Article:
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(Photos on this article can be clicked for larger images)

Immediately after leaving Algiers, Ilyn and I went to Paris for a week at the invitation of Serge Ewenczyk of Editions Çà et Là, the French publisher of Elmer. We were of course, very excited to go to Paris. More than anything else in the world, this is where I really wanted to visit for much of my entire life. Paris has lived in my imagination as a beautiful place of art, architecture and history, an almost mythical, legendary place that could not possibly exist except in books, movies, comics, and TV. It was very much like Valinor, impossibly far away, tantalizingly unattainable.

And yet there we were on a plane, supposedly going to a place called “Paris” but even then it was so difficult to believe.

The intense cold that greeted us upon alighting the plane was the first indication that we were actually there. I asked Ilyn, “Did you feel that? DID YOU FEEL THAT??” It was just too much excitement to contain.

We were greeted by Serge and brought us to our hotel, still buzzed, still kind of disbelieving, but sort of tired. Nevertheless, we ventured out into the cold Paris streets immediately. It was around 9 in the evening and it was biting cold. We quickly realized our flimsy jackets simply weren’t enough. But we went walking the streets anyway, full of stars and wonder in our eyes.

Our hotel was wonderfully located within old Paris, along Rue de Rivoli. It was walking distance to the Notre Dame, Bastille and the Louvre Museum. The Arc de Triomphe and the Eiffel Tower were within easy access of the Metro, Paris’s subway system. After an hour or so of walking, we decided to retire back to our hotel, and planned what we would do for the week. First order of business was to get a couple of scarves for ourselves.

The following day Serge brought us to one of the branches of France’s biggest book store chains and showed me the huge and I mean HUGE comic book section.

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It was quite impressive. We do have large sections of comics in our local bookstores like National Book Store and Fully Booked, but they’re predominantly Marvel, DC and Manga. Here, there’s very little American comic books. If there were, those from independent publishers outnumber those from Marvel and DC, and the rest are purely comic books from mostly Europe. A lot of these books were beautifully designed large hard bound books with amazing artwork.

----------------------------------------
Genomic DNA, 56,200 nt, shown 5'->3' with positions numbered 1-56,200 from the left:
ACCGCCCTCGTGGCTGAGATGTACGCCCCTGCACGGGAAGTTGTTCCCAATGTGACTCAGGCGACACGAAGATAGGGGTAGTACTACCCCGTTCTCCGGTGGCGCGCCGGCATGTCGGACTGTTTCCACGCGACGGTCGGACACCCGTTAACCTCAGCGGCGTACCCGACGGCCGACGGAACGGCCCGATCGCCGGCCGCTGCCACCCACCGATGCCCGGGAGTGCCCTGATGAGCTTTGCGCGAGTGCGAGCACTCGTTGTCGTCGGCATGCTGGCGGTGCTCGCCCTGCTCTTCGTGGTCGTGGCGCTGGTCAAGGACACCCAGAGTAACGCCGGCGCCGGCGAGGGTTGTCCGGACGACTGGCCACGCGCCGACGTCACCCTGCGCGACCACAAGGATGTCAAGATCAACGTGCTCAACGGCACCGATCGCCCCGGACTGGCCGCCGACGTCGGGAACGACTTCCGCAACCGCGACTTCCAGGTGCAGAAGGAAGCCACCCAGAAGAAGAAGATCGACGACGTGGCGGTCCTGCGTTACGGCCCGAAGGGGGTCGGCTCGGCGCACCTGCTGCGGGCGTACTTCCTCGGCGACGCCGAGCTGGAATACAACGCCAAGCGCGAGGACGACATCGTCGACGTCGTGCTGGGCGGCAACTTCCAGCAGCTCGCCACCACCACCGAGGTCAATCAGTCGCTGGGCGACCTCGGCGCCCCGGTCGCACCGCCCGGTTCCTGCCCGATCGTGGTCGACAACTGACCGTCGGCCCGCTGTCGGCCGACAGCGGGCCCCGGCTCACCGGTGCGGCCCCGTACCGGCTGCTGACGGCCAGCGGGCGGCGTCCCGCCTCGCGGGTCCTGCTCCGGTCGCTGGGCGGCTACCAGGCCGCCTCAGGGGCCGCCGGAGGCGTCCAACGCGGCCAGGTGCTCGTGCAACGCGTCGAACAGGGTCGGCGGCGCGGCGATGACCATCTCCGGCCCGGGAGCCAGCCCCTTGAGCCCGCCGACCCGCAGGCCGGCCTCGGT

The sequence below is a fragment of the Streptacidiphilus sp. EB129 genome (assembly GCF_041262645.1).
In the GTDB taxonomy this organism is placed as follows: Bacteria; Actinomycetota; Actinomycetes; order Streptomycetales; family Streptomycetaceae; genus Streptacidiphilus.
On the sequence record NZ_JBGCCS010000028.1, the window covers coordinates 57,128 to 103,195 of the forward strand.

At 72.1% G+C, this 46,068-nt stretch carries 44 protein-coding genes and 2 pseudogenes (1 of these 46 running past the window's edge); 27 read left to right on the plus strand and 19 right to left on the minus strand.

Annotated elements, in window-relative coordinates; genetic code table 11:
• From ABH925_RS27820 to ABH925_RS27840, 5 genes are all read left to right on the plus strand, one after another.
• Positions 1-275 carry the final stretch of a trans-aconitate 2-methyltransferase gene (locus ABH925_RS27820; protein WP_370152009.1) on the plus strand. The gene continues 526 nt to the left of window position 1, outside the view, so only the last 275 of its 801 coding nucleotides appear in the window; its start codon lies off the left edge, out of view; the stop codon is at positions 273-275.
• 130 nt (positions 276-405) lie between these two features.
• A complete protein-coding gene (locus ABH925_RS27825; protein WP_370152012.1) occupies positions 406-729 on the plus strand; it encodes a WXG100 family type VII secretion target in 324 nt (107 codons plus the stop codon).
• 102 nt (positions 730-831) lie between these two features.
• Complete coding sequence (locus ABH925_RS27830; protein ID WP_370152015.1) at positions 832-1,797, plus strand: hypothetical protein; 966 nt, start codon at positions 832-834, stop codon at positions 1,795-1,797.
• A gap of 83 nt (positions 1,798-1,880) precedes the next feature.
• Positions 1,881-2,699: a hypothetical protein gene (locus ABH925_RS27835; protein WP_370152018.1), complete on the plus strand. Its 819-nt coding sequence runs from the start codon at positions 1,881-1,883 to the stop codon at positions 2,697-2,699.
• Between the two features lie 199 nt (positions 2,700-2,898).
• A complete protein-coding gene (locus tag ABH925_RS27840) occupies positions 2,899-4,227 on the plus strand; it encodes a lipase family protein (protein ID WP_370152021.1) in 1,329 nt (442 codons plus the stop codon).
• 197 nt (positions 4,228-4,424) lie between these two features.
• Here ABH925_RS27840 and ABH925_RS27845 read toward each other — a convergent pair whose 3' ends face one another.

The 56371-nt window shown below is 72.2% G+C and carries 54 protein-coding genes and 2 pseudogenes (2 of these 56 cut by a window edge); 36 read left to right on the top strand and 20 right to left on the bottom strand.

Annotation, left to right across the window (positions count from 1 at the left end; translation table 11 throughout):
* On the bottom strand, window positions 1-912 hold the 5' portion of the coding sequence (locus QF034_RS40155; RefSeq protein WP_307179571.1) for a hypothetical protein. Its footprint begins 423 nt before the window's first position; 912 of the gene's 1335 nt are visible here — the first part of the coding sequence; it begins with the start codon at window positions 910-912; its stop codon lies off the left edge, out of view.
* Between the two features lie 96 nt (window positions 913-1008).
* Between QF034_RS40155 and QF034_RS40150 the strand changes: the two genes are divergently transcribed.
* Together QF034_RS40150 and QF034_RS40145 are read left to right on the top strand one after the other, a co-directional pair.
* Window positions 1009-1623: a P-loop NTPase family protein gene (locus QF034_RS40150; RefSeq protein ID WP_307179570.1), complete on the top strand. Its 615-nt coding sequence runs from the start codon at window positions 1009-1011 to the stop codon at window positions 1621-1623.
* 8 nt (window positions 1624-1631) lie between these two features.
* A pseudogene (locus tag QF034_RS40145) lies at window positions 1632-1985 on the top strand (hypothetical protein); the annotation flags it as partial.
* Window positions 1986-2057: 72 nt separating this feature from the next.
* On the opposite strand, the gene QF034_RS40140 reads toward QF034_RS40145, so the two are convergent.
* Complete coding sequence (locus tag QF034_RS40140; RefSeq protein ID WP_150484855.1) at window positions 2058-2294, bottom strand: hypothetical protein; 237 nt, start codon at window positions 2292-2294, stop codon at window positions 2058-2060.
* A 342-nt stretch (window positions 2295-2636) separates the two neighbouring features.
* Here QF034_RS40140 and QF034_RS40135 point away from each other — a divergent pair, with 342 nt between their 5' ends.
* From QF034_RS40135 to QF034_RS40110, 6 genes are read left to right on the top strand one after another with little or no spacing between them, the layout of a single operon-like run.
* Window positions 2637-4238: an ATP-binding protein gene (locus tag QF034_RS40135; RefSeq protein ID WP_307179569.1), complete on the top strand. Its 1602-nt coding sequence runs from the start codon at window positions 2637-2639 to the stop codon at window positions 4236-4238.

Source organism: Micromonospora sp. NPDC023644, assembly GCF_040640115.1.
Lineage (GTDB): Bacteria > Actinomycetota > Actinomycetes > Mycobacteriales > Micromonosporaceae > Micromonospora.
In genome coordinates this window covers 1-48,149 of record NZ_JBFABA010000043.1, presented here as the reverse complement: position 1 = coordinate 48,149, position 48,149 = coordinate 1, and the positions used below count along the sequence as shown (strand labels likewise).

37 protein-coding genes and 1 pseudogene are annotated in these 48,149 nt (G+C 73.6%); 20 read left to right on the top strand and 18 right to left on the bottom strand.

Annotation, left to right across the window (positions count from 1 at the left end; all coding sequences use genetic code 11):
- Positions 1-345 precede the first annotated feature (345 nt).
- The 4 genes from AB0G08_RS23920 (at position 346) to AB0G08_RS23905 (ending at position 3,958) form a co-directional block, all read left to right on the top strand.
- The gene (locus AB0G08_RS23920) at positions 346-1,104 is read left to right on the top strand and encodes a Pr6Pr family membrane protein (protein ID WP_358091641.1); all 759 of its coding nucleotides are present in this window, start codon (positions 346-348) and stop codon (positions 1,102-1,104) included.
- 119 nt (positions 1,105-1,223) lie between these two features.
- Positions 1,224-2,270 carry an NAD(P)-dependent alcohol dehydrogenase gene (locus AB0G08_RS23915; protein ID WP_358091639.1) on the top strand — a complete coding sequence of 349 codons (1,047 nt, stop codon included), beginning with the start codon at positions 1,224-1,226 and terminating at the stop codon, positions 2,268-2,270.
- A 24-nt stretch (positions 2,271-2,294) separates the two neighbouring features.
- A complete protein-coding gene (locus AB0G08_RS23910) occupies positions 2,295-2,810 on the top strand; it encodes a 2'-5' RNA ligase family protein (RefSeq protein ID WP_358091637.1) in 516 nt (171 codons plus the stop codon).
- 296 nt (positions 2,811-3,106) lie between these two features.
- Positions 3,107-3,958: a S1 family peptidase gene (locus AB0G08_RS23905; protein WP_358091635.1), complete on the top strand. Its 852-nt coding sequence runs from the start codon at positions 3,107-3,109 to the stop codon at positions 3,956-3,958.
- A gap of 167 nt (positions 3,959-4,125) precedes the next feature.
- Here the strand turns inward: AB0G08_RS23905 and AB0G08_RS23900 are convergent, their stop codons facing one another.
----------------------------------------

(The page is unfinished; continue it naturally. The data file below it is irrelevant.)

We decided to pay an early visit to one of the comic book stores I’ll be doing a signing in, Librairie Super Héros along Rue Saint-Martin. On the way there there was this huge colossal modern art building that’s at odds with much of the surrounding ancient architecture, the Centre Georges Pompidou.

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Serge and I walk along Rue Saint-Martin

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Librairie Super Héros
175, rue Saint-Martin, 75003 Paris

On the way back to the hotel, we saw this random gothic church just hanging out nearby, next to some street art. One thing that’s so nice about Paris is how creative their street art is.

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One of the first things we really wanted to see was the Notre Dame Cathedral. It holds special significance to us, being both Architects. We studied this cathedral studiously back in college. We drew it inside and out and have come to know it quite well even without really seeing it.

During my college days, it was even the site of one of the biggest battles of the X-men, which occurred in X-men 200, “The Trial of Magneto”, written by Chris Claremont and drawn by John Romita Jr. One memorable scene was Colossus being thrown through, and destroying, Notre Dame’s main rose window.

I simply could not wait to see it.

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The River Seine on the way to Notre Dame